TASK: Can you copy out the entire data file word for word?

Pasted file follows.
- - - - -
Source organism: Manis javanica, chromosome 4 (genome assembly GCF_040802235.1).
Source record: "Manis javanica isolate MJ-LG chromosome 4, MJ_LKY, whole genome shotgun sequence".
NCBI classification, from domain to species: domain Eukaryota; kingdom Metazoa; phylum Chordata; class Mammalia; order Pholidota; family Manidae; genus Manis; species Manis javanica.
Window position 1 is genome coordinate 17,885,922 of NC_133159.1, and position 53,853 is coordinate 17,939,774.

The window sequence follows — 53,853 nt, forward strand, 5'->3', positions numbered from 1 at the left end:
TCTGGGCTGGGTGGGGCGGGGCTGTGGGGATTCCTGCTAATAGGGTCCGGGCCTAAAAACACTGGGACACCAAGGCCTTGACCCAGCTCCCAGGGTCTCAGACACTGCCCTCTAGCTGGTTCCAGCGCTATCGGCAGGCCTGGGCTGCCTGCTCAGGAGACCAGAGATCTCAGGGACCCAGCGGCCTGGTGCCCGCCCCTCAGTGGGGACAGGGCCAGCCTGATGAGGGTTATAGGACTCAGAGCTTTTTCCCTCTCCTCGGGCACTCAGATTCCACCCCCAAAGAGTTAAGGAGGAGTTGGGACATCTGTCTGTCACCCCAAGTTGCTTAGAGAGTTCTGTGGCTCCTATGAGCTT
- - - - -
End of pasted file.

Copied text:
Source organism: Manis javanica, chromosome 4 (genome assembly GCF_040802235.1).
Source record: "Manis javanica isolate MJ-LG chromosome 4, MJ_LKY, whole genome shotgun sequence".
NCBI classification, from domain to species: domain Eukaryota; kingdom Metazoa; phylum Chordata; class Mammalia; order Pholidota; family Manidae; genus Manis; species Manis javanica.
Window position 1 is genome coordinate 17,885,922 of NC_133159.1, and position 53,853 is coordinate 17,939,774.

The window sequence follows — 53,853 nt, forward strand, 5'->3', positions numbered from 1 at the left end:
TCTGGGCTGGGTGGGGCGGGGCTGTGGGGATTCCTGCTAATAGGGTCCGGGCCTAAAAACACTGGGACACCAAGGCCTTGACCCAGCTCCCAGGGTCTCAGACACTGCCCTCTAGCTGGTTCCAGCGCTATCGGCAGGCCTGGGCTGCCTGCTCAGGAGACCAGAGATCTCAGGGACCCAGCGGCCTGGTGCCCGCCCCTCAGTGGGGACAGGGCCAGCCTGATGAGGGTTATAGGACTCAGAGCTTTTTCCCTCTCCTCGGGCACTCAGATTCCACCCCCAAAGAGTTAAGGAGGAGTTGGGACATCTGTCTGTCACCCCAAGTTGCTTAGAGAGTTCTGTGGCTCCTATGAGCTT